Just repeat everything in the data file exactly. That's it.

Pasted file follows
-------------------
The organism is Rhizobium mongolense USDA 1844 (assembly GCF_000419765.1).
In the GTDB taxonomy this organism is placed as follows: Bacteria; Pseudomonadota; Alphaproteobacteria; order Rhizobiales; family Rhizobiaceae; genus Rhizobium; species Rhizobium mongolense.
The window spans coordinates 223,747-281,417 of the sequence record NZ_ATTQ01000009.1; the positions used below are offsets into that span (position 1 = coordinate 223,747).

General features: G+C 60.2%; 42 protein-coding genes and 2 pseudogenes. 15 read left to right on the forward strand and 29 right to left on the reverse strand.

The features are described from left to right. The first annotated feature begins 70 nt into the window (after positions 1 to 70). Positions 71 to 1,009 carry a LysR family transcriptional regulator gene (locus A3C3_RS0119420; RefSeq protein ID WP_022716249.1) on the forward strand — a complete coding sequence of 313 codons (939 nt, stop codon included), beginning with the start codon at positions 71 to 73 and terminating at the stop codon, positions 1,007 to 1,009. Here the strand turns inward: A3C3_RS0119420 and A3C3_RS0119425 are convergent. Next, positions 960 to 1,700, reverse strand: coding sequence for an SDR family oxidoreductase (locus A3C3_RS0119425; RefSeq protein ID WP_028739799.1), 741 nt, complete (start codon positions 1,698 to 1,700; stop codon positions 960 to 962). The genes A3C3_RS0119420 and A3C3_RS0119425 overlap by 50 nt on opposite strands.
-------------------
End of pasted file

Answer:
The organism is Rhizobium mongolense USDA 1844 (assembly GCF_000419765.1).
In the GTDB taxonomy this organism is placed as follows: Bacteria; Pseudomonadota; Alphaproteobacteria; order Rhizobiales; family Rhizobiaceae; genus Rhizobium; species Rhizobium mongolense.
The window spans coordinates 223,747-281,417 of the sequence record NZ_ATTQ01000009.1; the positions used below are offsets into that span (position 1 = coordinate 223,747).

General features: G+C 60.2%; 42 protein-coding genes and 2 pseudogenes. 15 read left to right on the forward strand and 29 right to left on the reverse strand.

The features are described from left to right. The first annotated feature begins 70 nt into the window (after positions 1 to 70). Positions 71 to 1,009 carry a LysR family transcriptional regulator gene (locus A3C3_RS0119420; RefSeq protein ID WP_022716249.1) on the forward strand — a complete coding sequence of 313 codons (939 nt, stop codon included), beginning with the start codon at positions 71 to 73 and terminating at the stop codon, positions 1,007 to 1,009. Here the strand turns inward: A3C3_RS0119420 and A3C3_RS0119425 are convergent. Next, positions 960 to 1,700, reverse strand: coding sequence for an SDR family oxidoreductase (locus A3C3_RS0119425; RefSeq protein ID WP_028739799.1), 741 nt, complete (start codon positions 1,698 to 1,700; stop codon positions 960 to 962). The genes A3C3_RS0119420 and A3C3_RS0119425 overlap by 50 nt on opposite strands.